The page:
I recently finished reading Simon Barnes book (he being the sports writer in The Times and nature writer) ‘How to be a bad birdwatcher’. In his book, which, if you love nature and wildlife and birds in particular, is well worth a read, he talks about the difficulties of getting to grips with all the species of small songbirds which flit through daily life largely unnoticed. He describes them as those ‘little brown jobs’ or ‘LBJ’s‘. I think that’s a good description, because until I made the effort to have a good look with binoculars they are simply little brown things which are largely unidentifiable.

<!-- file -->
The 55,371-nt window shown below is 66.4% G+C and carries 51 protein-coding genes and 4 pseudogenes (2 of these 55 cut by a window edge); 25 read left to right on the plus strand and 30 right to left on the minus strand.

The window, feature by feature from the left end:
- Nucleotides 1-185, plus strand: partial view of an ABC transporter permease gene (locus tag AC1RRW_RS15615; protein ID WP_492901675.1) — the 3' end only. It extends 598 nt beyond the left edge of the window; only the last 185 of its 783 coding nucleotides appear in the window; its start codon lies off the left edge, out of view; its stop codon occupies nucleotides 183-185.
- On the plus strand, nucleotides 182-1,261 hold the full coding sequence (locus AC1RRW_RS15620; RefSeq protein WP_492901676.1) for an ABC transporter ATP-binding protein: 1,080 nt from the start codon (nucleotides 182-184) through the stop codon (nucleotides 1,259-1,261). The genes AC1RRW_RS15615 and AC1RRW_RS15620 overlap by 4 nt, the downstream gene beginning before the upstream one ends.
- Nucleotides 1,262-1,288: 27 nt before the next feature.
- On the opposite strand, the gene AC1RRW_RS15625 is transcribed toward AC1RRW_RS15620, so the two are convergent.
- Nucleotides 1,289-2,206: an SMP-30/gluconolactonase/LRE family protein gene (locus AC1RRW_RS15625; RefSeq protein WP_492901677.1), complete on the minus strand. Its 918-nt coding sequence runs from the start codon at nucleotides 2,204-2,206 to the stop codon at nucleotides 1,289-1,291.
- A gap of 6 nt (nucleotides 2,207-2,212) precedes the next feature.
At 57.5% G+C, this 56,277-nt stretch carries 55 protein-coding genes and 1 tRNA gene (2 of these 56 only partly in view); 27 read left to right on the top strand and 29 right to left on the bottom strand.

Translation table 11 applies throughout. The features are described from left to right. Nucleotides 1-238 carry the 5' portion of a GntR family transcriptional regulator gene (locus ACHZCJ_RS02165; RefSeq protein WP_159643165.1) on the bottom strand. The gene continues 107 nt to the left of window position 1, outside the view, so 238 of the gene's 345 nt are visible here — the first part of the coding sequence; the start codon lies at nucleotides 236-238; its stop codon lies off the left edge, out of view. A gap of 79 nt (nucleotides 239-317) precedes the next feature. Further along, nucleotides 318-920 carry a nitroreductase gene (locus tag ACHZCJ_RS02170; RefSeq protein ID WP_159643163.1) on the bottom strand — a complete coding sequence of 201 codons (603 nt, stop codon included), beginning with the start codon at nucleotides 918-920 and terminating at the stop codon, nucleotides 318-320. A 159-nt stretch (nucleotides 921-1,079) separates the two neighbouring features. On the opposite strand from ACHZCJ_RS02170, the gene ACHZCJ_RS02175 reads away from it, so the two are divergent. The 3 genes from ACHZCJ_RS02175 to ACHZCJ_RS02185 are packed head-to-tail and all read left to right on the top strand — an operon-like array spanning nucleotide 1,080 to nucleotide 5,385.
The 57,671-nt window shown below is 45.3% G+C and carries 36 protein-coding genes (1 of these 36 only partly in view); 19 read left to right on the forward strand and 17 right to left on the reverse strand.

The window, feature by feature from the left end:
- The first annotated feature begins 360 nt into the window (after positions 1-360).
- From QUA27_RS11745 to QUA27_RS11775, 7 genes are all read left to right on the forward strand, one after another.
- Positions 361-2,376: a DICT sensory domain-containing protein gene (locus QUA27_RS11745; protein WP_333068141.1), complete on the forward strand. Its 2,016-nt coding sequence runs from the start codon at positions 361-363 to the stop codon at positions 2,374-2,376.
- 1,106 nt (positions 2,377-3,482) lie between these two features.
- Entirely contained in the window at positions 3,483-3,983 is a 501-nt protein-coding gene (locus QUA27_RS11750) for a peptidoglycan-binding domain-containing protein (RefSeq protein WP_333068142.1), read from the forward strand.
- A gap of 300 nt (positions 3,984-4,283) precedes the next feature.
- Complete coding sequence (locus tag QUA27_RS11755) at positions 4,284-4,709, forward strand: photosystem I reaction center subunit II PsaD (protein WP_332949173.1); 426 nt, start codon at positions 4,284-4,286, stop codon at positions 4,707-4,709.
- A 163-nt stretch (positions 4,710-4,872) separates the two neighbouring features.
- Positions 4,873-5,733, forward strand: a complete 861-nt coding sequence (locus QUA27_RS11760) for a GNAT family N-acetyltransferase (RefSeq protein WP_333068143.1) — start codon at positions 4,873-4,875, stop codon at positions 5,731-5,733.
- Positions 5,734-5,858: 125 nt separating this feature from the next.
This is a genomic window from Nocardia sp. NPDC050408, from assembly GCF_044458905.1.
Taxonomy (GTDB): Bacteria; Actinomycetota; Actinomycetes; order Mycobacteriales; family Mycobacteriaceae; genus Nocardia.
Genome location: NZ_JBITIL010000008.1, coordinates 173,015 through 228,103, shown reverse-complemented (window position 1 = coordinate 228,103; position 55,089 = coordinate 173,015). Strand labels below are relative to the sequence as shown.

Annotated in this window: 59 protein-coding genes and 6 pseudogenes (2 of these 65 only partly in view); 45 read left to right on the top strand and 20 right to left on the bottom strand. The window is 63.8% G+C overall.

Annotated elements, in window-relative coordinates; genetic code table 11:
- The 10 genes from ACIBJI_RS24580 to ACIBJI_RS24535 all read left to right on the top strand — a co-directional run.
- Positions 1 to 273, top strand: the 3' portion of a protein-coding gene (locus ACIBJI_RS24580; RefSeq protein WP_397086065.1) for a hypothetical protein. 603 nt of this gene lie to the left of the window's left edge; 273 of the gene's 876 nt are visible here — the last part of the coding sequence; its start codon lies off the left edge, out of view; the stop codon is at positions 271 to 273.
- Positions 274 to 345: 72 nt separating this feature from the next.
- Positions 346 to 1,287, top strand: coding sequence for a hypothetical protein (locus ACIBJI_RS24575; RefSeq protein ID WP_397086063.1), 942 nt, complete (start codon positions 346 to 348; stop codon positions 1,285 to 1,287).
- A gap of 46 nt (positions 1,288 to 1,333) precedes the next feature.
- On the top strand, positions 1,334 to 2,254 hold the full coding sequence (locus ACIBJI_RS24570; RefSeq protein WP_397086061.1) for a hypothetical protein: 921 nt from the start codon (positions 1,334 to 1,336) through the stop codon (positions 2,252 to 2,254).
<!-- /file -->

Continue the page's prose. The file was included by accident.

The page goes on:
However, a little time and effort spent getting to grips with them can be extremely rewarding. I mentioned in a previous post that there are alot of fledglings to be seen just now and a walk along my local hedgerows has provided lots of avian family entertainment:


A family of house sparrows. The male is on the left with the black bib and the female and three youngsters above and to the right.

House sparrows are getting more scarce although in total there are still large numbers of them, apparently there are 13.4 million at the last count according to the BTO. They have suffered from changes in farming practices but I’ve encountered reasonable numbers of them at various places around Histon this year. They’re highly gregarious and garrulous and I often hear them before I see them.